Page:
I come from the land of college football, where multimillion dollar sport complexes scatter the ground. On Friday nights you go to the local high school game, and Saturdays are for tailgating and college ball. The gridiron is sacred ground, where many a score is settled. Where is this in Maine, or the rest of New England, for that matter? Personally, I think it’s because of the privilege of an NFL team. But Mainers and New Englanders alike lose out on something so pure, so raw — college football.
Perhaps while traveling up I-95, once you make it past Pennsylvania, the lure of college ball is gone. It is one of the things I truly miss about home. By now you’re probably saying, “Maine has a football team,” or “Where are you going with this?” Well, yes, Maine indeed has a football team, but they don’t have the fans they deserve. Just hear me out…
Back home (Oklahoma), college gameday is a HUGE deal. Campus is effectively shut down. Roadblocks on every corner make vehicle traffic frustratingly slow, so most people stick to their feet. Tailgating is everywhere. Grills, beer and football — the “Holy trinity” of Saturdays. Kids running with friends playing pickup games of football, everyone yelling and getting excited. The smell of burgers on the grill fills the air. The atmosphere is inexplicable. But that’s not Maine.
A typical Saturday morning in Maine, you wake up, eat breakfast, check in with friends. You’d ask if they wanted to go to the football game, but their response is always the same — “There’s a game today?” Despite the signs all over campus, “FOOTBALL GAME THIS SATURDAY,” no one ever knows. And even when you do go, people don’t stay the whole time. Leaving after the first quarter or even at the half, why? It’s not boring, the Black Bears are doing well this season. They have a solid overall season record of 3-3, with four more chances at winning.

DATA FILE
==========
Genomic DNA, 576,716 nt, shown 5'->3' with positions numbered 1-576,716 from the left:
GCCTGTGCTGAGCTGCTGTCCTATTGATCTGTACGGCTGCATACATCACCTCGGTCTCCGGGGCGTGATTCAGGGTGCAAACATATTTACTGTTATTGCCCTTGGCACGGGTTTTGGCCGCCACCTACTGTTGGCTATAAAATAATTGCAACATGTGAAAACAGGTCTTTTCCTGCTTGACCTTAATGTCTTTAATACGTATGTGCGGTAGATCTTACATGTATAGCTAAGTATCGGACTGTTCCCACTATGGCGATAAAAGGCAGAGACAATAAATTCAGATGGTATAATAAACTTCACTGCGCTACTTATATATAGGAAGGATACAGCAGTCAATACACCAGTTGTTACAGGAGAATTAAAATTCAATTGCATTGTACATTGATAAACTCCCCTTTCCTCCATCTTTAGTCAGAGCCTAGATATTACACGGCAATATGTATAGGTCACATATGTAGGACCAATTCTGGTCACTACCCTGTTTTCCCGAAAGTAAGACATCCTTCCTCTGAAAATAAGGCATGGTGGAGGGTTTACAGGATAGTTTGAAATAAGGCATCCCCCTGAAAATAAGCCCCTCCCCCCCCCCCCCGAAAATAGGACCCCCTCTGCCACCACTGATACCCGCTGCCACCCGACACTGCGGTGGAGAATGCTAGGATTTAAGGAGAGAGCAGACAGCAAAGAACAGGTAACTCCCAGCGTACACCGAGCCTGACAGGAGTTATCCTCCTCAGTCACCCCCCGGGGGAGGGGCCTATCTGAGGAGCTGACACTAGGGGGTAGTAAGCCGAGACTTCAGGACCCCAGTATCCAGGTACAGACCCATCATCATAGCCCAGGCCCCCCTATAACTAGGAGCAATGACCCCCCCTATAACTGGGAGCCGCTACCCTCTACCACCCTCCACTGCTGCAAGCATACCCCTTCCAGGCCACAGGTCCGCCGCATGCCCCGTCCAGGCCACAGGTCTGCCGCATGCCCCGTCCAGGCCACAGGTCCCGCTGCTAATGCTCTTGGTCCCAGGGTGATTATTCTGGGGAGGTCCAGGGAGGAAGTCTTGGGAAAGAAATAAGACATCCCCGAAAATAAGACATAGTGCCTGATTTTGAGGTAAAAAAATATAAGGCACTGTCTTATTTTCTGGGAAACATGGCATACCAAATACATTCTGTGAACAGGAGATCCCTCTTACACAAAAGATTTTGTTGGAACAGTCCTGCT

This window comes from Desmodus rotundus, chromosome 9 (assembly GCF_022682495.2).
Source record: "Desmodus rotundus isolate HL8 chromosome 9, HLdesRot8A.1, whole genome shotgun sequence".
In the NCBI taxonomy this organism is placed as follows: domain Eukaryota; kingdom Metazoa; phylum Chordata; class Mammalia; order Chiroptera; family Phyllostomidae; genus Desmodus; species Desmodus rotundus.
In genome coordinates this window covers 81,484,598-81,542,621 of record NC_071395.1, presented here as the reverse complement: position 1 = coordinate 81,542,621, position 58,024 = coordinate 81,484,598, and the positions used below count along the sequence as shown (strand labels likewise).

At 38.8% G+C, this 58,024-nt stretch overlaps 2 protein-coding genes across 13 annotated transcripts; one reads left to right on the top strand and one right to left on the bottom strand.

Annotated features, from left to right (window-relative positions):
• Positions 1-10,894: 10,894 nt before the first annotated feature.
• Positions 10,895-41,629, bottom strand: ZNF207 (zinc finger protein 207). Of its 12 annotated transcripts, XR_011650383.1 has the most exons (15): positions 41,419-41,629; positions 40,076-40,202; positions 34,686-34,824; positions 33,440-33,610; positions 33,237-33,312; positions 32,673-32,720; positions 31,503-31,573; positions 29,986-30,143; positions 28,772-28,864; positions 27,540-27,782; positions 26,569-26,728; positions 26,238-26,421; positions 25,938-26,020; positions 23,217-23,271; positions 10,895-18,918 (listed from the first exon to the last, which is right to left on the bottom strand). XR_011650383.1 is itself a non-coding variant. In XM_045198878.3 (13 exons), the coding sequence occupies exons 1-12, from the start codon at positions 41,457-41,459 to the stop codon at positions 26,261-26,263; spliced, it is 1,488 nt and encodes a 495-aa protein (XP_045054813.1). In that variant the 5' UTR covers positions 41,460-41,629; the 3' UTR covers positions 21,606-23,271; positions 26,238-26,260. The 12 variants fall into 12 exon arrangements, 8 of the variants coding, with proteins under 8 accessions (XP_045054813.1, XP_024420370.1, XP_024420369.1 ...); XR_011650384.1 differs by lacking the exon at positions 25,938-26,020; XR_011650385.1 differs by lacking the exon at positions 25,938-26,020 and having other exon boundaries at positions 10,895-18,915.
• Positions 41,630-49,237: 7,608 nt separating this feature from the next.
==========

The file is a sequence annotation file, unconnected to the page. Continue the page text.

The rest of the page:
So who is to blame? No one person in particular, but I suspect that New England professional sports have a lot to do with it. In political science, there is a concept called voter fatigue. In essence, this happens when one feels they have to vote too often. In New England, we have sports fatigue — too much to watch, too little time to watch it all. And all too often, college sports take a hit. Why go to a college game when you could watch the NFL from your living room? It’s a shame. The boys have worked hard this season. They deserve for fans to go and stay and watch the game. They play for themselves, for each other, but overall, they play for us, for the University of Maine. Practices started in August; they gave up the end of their summer. They sacrifice time and energy for football, the least we could do is show up.
There are only two more chances to see the Black Bears play at home this season. Don’t miss them.